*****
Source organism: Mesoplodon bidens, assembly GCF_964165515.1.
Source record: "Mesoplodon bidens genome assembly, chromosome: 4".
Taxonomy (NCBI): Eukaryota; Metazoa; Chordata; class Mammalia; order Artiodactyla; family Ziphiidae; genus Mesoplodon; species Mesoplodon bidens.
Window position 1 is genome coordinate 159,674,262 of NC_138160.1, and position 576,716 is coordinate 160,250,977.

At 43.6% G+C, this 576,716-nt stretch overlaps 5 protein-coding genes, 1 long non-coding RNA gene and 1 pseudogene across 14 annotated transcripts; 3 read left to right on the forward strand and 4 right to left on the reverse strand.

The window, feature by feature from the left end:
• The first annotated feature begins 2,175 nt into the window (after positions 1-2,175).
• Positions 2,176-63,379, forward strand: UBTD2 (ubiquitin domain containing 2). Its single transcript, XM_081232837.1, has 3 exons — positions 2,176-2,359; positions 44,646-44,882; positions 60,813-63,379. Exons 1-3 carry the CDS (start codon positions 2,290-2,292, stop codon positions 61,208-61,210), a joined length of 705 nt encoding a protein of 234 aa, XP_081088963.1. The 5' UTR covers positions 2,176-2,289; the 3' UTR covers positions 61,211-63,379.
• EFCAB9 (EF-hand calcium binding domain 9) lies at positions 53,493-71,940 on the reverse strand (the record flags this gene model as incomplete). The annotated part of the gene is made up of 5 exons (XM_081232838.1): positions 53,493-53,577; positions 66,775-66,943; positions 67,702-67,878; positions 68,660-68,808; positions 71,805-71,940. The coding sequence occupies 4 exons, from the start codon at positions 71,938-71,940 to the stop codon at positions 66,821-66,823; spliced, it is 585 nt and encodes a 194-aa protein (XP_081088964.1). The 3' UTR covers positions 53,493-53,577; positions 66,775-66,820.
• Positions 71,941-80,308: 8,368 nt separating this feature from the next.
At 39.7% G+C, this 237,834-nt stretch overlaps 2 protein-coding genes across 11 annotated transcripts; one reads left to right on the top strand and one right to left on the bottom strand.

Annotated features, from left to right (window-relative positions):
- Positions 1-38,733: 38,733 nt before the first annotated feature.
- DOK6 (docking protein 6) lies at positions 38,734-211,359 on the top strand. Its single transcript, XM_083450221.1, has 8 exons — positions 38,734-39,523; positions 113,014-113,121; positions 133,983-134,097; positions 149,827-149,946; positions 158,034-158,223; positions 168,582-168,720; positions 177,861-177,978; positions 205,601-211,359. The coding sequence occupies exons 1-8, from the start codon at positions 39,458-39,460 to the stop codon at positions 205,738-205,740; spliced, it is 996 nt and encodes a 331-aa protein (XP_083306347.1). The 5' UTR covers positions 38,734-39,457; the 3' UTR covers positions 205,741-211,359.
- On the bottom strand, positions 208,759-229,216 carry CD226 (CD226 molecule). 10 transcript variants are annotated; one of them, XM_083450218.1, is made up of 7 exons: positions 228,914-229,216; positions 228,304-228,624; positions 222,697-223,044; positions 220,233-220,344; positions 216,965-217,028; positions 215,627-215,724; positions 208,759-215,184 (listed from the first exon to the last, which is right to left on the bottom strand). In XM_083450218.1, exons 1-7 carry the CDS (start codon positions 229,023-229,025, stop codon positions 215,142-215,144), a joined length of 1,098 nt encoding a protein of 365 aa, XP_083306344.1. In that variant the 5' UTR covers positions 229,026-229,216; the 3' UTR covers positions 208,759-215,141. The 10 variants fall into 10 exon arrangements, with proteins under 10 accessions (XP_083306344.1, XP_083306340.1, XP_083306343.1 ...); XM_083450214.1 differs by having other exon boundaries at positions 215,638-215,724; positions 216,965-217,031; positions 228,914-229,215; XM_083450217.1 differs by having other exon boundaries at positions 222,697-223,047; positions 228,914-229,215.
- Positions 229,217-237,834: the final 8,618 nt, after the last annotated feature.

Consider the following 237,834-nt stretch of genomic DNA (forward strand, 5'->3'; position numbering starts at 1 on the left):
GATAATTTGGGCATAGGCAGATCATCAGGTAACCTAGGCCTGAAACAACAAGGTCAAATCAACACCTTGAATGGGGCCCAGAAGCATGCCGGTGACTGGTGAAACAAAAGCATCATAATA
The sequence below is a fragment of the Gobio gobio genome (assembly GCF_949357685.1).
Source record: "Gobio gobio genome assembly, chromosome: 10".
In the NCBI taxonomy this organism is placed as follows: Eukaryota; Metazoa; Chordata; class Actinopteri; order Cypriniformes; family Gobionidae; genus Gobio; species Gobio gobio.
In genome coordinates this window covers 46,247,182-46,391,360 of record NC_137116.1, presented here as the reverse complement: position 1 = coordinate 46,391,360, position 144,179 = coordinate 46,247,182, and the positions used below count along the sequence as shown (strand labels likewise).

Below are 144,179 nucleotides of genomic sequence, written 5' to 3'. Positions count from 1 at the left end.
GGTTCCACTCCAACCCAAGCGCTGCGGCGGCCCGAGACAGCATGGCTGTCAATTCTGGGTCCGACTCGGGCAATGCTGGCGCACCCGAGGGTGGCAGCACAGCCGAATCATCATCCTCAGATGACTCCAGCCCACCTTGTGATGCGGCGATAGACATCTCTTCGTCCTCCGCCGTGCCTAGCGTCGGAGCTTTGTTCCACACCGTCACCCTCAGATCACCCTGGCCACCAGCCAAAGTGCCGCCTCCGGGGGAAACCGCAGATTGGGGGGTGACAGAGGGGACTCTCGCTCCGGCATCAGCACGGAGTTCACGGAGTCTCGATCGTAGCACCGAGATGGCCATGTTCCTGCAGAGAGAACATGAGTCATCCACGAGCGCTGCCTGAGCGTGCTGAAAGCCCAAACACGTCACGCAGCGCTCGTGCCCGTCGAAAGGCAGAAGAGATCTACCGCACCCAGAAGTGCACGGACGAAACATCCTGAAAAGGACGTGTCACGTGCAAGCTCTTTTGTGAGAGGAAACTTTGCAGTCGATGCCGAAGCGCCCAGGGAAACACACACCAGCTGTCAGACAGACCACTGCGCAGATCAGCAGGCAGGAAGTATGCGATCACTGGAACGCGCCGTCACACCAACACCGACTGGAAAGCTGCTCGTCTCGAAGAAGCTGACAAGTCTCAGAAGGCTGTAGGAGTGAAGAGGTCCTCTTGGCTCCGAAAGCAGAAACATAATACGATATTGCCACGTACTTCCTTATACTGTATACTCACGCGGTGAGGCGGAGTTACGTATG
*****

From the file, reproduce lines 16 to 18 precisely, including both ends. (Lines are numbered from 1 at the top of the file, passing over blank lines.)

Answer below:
- Positions 229,217-237,834: the final 8,618 nt, after the last annotated feature.

Consider the following 237,834-nt stretch of genomic DNA (forward strand, 5'->3'; position numbering starts at 1 on the left):
GATAATTTGGGCATAGGCAGATCATCAGGTAACCTAGGCCTGAAACAACAAGGTCAAATCAACACCTTGAATGGGGCCCAGAAGCATGCCGGTGACTGGTGAAACAAAAGCATCATAATA